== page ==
The main reason behind UK immigration is still as an economic migrant. The is where the typical “coming here, taking all our jobs” grumble comes from.  That was something that the Brexit campaign didn’t bother to rightly inform on, and the “Remain” campaign couldn’t be bothered to challenge.  However, of the 300k people coming to work in the UK over the last year, 176k already had a job lined up.  Only 127,000 came over without a job¹. Given the number of zero-hour jobs being taken up, and the number of unemployed people being pushed into “self employed” jobs without financial stability behind them, the government statics are hardly reflective of the real employment situation.  So many people live their lives on the cusp of joblessness and homeless, but not officially “unemployed” that the government get to smile through gritted teeth, hoping no-one notices for it it all comes crumbling down.

A History of Closing the Door?

Restricting the numbers of people immigrating to the UK is not a new thing at all.  Despite the promise that Brexit would be “the answer,” all it has really done is provide a false promise that it could be a final answer.  In the late 1800s there was such an increase in Jewish migrants it led to the 1905 Aliens Act. The Act was originally intended to prevent criminals and the poor from entering, and provided the powers to deport them. The Act also gave the Home Secretary overall responsibility for immigration matters.  That was superseded by later acts, but essentially the basis of it remains the same.

However, by the 1940s immigration had still risen 400k, which included 100k built up in the 1930s due to the number of Jews fleeing Europe from the Nazis.  Bear in mind that 10,000 of those would have been children on the Kindertransport, brought over by the World Jewish Relief set up in 1933 – a true act of humanitarian “solidarity”, it could be said.

The post-WW2 immigration boost of an extra 2m between around 1951 to 1991, and the baby boom  m (in addition to natural growth of population).  So there was a very clear shift in the make-up of the UK. Racial issues and tensions changed and adjusted over that time, influenced by issues after the war, Martin Luther King Jr, and so on.  Our own blog on Seretse Karma also parts of a shift in social attitude, albeit still only ripples in a huge ocean.  His story has been captured in the new film “A United Kingdom.”

Over this period of UK Twentieth Century History various cities began to establish large communities of immigrant families.  Gladstone Street in Peterborough is one such example, and it began to move into the city in the 1960s, after the Polish, Italian, African and Afro-Caribbean communities across the city.  Peterborough is well known for visa and immigration issues mainly due to the main Passport office, but people who live in the city know Gladstone street as a key Pakistani and Asian central community right on the cusp of the city centre.  Community leaders of all faiths in Peterborough have worked hard to secure solidarity and most people who grew up in the city in the last half century know nothing other than a multicultural society.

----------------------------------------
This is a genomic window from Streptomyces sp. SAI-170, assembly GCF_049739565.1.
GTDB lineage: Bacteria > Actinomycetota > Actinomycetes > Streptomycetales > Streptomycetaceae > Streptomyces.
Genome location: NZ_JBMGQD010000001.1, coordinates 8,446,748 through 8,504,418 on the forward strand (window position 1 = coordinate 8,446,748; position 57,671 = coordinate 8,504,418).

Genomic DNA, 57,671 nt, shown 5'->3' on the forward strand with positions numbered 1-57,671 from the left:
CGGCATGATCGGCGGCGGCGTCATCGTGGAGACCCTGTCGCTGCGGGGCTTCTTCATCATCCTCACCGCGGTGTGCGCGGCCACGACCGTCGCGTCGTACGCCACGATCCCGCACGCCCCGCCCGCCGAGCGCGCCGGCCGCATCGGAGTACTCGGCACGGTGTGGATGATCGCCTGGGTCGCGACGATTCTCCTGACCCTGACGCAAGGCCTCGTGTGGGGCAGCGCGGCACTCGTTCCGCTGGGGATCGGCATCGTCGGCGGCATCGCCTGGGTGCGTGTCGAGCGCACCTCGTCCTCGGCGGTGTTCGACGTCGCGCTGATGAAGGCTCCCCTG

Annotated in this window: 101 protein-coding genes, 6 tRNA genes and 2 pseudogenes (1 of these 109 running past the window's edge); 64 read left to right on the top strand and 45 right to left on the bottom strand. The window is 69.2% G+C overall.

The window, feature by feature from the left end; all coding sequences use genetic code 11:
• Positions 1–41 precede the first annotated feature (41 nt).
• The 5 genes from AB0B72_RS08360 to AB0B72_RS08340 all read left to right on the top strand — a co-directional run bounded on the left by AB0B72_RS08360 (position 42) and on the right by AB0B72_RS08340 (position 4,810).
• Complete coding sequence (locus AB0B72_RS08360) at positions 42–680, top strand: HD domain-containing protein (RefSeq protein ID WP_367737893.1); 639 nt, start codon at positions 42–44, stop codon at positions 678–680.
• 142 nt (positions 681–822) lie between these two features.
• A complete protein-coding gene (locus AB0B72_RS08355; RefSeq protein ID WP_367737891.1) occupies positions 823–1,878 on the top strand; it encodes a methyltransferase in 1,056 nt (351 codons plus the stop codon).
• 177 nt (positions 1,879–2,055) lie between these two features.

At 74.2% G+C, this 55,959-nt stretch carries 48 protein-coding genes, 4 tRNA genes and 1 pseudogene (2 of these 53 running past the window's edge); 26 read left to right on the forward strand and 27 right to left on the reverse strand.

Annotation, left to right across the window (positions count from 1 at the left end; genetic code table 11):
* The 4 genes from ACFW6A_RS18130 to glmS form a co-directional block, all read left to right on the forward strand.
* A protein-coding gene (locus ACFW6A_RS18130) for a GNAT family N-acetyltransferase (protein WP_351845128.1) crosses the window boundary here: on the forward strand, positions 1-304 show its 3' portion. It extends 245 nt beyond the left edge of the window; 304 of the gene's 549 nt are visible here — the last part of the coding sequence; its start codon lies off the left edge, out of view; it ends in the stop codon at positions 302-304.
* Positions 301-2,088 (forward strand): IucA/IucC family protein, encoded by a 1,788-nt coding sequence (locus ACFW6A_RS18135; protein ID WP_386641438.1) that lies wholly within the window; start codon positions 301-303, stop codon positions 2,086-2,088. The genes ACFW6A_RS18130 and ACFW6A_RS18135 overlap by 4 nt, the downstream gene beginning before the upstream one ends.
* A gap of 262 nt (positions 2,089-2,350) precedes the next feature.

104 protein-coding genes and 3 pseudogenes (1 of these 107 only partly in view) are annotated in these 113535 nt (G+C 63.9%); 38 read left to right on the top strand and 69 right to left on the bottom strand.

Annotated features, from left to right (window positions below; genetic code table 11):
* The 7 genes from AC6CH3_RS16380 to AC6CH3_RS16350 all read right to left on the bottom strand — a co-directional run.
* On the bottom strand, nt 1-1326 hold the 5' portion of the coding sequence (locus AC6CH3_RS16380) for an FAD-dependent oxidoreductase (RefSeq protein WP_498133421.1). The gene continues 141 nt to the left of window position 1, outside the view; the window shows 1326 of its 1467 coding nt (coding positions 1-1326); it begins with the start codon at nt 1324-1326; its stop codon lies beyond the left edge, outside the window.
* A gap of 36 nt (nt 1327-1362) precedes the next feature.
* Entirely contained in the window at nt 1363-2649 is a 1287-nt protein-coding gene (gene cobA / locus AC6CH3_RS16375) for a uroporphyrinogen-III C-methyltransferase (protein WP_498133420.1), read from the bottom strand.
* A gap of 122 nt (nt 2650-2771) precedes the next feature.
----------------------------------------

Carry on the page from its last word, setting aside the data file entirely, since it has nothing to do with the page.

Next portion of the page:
Brexit Whiplash

The Brexit whiplash of increase racial attacks has been aimed with true ignorance at any and all UK immigrants – even those who have been here for generations.  Their home for generations has been shaken, and there has been a growing feeling of no longer being welcome.  Surely it is incumbent on us all to actively challenge such attacks?  The safety pins were supposed to mark a safe person to go to, stand next to, as if the pin marked some kind of safety bubble.

A problematic analogy when you consider what you can do with a pin…and a bubble.

A different kind of oppression, but the same need for safety.

Let’s consider a different example of solidarity and activism, and away from immigration – one that is less obviously linked to oppression, but also uses symbolism. People with Autistic Spectrum Disorders (ASD) and their children are always facing challenges in raising awareness of the conditions and how it can affect their lives.  Given the sheer number of people affected by autism one could wonder why it isn’t more widely understood.